Staffordshire’s £65m care bill as pensioners starve from malnutrition
STARVING pensioners are costing the economy of Staffordshire around £65 million a year. A study undertaken by Staffordshire County Council has found that thousands of pensioners are suffering from malnutrition.
By 2015, the overall cost of treating and caring for malnourished pensioners is expected to leap to almost £80 million and by 2030 it is set to cost the county more than £100 million.
The figures break down to show that, as of 2009, there were about 6,700 malnourished pensioners across North Staffordshire – 2,300 in Newcastle, 2,400 in Stafford and just under 2,000 across Staffordshire Moorlands.
By 2030, the county council predicts more than 10,200 pensioners will suffer from malnutrition, caused by not eating enough vitamins and nutrients, which can lead to fatigue, weakness and all manner of health problems.
The figures do not include undernourished pensioners in Stoke-on-Trent, because the city council has not carried out any studies into malnutrition.
Andy Day, co-ordinator of North Staffordshire Older People’s Association, said: “These figures are shocking and they do raise the question, ‘are we looking after vulnerable and frail people properly?’
“We have heard evidence of people who have been malnourished on admittance into hospital, and have still been malnourished when they have come out.
“We’ve heard of care workers coming into people’s homes, food is prepared – sometimes inappropriately, or not something the person wants – and quite often no thought is given to whether the person can feed themselves properly.
“We’ve heard reports of drinks being put out of reach in hospital, where the individual physically can’t get to it.”
The report was commissioned by the county council’s social care scrutiny committee.
The committee’s chairman, Conservative councillor Geoff Morrison, inset above, who represents Uttoxeter, said: “I was surprised when officers first talked to us about the potential prevalence of malnutrition within the community and its impact on the wider health economy.
“However, the initial information we were provided with, that malnutrition had a potentially four times greater impact on the health economy than obesity, was enough to persuade us it was an issue worthy of further attention.”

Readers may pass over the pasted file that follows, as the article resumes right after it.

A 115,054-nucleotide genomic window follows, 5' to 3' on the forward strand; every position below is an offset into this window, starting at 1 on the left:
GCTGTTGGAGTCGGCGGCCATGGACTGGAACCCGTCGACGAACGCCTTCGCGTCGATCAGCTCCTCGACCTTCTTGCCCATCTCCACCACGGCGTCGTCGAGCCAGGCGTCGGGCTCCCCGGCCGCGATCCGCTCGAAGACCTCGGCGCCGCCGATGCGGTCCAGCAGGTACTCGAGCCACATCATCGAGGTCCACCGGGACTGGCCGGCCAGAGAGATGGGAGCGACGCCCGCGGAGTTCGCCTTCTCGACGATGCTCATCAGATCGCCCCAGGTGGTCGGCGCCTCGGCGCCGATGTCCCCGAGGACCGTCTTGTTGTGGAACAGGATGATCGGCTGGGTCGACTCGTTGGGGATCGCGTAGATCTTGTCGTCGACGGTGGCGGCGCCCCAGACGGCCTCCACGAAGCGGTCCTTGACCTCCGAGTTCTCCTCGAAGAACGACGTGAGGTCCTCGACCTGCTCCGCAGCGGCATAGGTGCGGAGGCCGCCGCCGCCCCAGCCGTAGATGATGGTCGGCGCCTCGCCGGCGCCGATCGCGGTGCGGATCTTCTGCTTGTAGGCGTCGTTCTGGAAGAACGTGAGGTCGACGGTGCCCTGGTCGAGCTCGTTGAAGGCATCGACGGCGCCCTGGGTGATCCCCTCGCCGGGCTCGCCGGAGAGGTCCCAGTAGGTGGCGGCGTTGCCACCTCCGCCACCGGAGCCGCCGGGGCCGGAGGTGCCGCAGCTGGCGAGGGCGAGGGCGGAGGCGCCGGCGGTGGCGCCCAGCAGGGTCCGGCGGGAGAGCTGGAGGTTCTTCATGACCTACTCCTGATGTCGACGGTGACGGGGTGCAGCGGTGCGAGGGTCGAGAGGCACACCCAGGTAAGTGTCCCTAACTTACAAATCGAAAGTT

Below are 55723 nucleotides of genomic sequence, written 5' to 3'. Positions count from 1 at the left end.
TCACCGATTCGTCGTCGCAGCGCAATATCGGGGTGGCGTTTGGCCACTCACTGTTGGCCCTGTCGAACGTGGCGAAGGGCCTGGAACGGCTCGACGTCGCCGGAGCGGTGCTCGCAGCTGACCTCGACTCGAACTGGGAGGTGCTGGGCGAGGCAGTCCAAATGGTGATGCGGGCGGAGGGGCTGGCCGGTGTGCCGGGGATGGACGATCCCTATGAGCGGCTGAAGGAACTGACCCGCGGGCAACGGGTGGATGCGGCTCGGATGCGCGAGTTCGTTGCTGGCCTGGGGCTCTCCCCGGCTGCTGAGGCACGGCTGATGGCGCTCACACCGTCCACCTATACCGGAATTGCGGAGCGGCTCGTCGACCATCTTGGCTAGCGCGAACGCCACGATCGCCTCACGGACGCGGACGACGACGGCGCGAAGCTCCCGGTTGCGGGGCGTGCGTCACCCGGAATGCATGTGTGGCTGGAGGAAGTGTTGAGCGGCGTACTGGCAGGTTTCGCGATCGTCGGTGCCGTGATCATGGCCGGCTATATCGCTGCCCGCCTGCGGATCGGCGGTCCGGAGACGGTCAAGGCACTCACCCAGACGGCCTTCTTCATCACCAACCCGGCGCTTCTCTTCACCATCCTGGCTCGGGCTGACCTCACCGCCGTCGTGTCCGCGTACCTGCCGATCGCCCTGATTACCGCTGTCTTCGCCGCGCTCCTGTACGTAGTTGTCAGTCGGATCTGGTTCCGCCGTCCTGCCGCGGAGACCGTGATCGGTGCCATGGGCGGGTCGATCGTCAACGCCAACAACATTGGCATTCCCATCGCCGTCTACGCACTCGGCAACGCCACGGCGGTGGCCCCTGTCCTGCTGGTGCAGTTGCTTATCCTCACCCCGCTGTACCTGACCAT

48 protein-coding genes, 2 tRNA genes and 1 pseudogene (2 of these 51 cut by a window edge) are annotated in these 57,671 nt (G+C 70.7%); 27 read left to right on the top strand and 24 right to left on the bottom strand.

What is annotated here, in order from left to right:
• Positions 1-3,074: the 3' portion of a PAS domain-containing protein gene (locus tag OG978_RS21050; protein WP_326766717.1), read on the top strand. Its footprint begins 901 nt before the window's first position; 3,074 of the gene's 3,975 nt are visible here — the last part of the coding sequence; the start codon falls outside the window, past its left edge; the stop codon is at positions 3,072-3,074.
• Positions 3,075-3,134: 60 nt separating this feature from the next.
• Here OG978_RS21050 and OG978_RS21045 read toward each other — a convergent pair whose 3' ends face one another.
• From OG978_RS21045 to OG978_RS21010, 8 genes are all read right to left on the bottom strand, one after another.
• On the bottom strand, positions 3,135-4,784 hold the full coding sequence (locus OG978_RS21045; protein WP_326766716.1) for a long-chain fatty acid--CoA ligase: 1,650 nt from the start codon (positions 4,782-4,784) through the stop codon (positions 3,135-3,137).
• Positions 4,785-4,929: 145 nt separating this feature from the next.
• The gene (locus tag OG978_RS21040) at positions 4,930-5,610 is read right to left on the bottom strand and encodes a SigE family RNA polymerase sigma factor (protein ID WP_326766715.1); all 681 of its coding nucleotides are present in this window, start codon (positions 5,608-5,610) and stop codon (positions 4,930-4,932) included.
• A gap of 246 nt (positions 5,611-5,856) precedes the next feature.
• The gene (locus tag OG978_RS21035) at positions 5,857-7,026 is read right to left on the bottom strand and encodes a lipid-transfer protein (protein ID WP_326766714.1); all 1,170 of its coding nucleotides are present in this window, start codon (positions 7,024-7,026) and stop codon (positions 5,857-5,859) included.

Mr Morrison says statistics show that nationally, malnutrition potentially costs £13 billion a year, compared to a cost of £3.2 billion to care and treat people suffering from obesity.
Andrew Paul, of Hilderstone Care Home, was asked for advice during the making of the report. He said: “Many people suffer from malnutrition and people are admitted to hospital.
“Older people living at home tend to get in a spiral. If it is a cold day outside, they might not want to got out to do the shopping, and decide to have crackers and cheese for their dinner instead.
“People become malnourished very quickly. If your diet is wrong and you are not getting the correct nutrients, your body loses heat, and you start becoming tired quicker. People might start feeling depressed – there are lots of different factors.
“Some care homes serve frozen meals, but that is a false economy. You can serve nutritious home cooked meals cheaply.”
The county council now plans to take action to combat the growing problem; initially with an awareness campaign.
Conservative county councillor Matthew Ellis, cabinet member for adults and wellbeing, said: “It’s very much a hidden issue.
“I have asked our communications team for an awareness campaign.
“I will be writing to care homes and hospitals to remind them of their responsibilities.
“Our health development team has been doing some work on nutritional food, to encourage care homes to improve the quality of food.
“It’s really important from a community point of view that people step forward and keep an eye on older people, who are perhaps living on their own.”